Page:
Laser Vision SA Reception Area

FAQ - Cataracts

  • When should cataract surgery take place?

    Cataract surgery has the potential to greatly improve the quality of life so it is important not to delay having the operation for inappropriate reasons.

    Nobody should delay surgery because of fear of the operation or because they have heard stories from friends which disturb them. It is appropriate to delay if you do not think the cataract is ready. Your eyecare professional will help you to assess this.

    The sort of comments people make which lead them to have cataract surgery include:

    • I am afraid of going to unfamiliar places because I worry that I may have a fall.
    • I have stopped driving at night because the lights worry me.
    • My eyesight bothers me a lot.
    • I am having difficulty playing sport (eg bowls).
    • I am having problems reading and sewing.


  • How successful is cataract surgery?

    Modern cataract surgery has an overall success rate of around 98%. The wonderful improvements in the operation which have been made over the last 20 years have made it possible for far more people to undergo safe surgery. It is no longer necessary to spend long periods convalescing after the operation and the likelihood of complications is now lower than ever before.

    You should however remember that no surgery is risk free but serious complications do not occur frequently. When they do it is possible for the result to be a loss of vision. Your doctor will discuss this with you prior to you deciding on surgery. These are some of the serious complications that can occur. They include elevation of eye pressure, bleeding inside the eye, infection inside the eye, retinal problems such as detachment and swelling, clouding of the cornea and drooping of the upper lid. Blindness can result from some of these and it is possible to lose the eye. It is possible to lose the eye all together but this is very rare at approximately 1 in 5,000 surgeries. The likelihood of a really serious complication leading to major loss of vision is about 3 chances in 1,000.

  • How quickly do cataracts develop?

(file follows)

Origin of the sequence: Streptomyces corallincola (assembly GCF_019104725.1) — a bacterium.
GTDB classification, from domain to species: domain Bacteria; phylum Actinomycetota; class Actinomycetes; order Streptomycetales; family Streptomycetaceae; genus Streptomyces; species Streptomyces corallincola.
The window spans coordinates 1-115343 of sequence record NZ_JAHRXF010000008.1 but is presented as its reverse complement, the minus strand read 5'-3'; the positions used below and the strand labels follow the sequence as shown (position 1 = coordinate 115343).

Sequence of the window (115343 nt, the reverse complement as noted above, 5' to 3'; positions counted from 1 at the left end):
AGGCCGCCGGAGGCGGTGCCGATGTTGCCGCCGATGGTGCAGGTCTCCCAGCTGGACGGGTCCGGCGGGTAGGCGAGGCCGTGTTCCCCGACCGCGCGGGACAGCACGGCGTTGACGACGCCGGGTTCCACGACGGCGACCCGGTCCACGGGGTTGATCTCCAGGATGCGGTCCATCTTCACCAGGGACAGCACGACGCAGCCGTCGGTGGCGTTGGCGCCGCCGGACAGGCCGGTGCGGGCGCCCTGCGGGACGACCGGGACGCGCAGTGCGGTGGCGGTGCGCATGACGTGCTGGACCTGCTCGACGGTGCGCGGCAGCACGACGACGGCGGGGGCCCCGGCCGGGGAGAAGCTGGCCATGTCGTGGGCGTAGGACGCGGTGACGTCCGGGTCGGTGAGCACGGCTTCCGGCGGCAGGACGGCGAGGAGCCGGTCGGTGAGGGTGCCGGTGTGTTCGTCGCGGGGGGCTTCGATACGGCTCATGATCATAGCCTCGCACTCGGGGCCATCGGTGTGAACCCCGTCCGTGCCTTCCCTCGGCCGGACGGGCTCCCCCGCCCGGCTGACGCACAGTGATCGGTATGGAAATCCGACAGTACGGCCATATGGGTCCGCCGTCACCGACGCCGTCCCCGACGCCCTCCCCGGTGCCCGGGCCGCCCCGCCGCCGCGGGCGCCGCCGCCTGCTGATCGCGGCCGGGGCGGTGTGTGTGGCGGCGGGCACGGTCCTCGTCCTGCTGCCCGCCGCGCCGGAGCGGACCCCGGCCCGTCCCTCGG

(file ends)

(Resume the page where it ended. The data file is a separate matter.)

In some people it can take years before the cataract is bad enough to need an operation, whilst others can go almost completely blind in six months. In patients who are young or have diabetes, cataracts usually progress more quickly. It is difficult to predict how fast the progression will be in a particular person.

  • Can cataracts come back?

    No, the cataract cannot regrow. However, quite frequently the posterior capsule becomes opaque and needs to be divided with the YAG laser. This also only occurs once, so you will not need to have this done again.

  • How long will I have to wait before I have the other eye done?

    There is no set interval between operations. Sometimes the second operation is done a few days later and in other cases it is several years. The only thing that is definite is that two eyes are not done at the same time.

  • Why did my friend have laser after the cataract operation?

    The implant is placed inside the empty capsular bag during the operation. The back or posterior part of the bag is clear at this time. It is called the posterior capsule. In about 30 to 50% of eyes the posterior capsule becomes milky and opaque after a year or two. This opaque membrane is divided using a laser beam. This type of laser is called a YAG laser. The procedure is very simple and completely painless. Complications from it are rare but include floaters and retinal problems.

  • Will I need to wear glasses after the operation?

    When you have the cataract removed an IOL implant or small plastic lens is placed in the eye, this focuses the light and in most cases this will mean that you will not need glasses for distance work. You will need glasses for reading. Years ago thick glasses or contact lenses were necessary after cataract surgery, these are no longer needed because implants afford far superior post-operative correction.

  • What happens if I have a problem?

    If unexpected events occur at the time of surgery or develop after the operation the ophthalmologist will discuss the particular implications of the problem with you. He will help to formulate a specific treatment plan to cope with your problem. In most cases a good result is still possible.

  • How is cataract surgery performed

    The most common type of cataract surgery, known as “phacoemulsification”, or phaco for short, uses ultrasound to break up the cataract into a fine powder called “emulsificate”. This is flushed out of the eye with a special fluid (BSS). An intraocular lens (IOL) is then inserted to where the cataract previously existed within the eye.  Almost all patients do think their surgery was performed using a laser. This was very popular perhaps 5 years ago. However the long terms studies now available have not found enough advantage to justify the significant additional cost of a laser procedure due to the high purchase, use and maintenance costs of the laser.

  • Side Effects of Cataract Surgery

    As we use no needles and no injections around the eye the only side effects from the procedure’s anaesthetic are a little drowsiness. This is why we say no driving or major decisions for 24 hours after the sedation. Side effects from cataract surgery itself, though rare, are covered in our informed consent.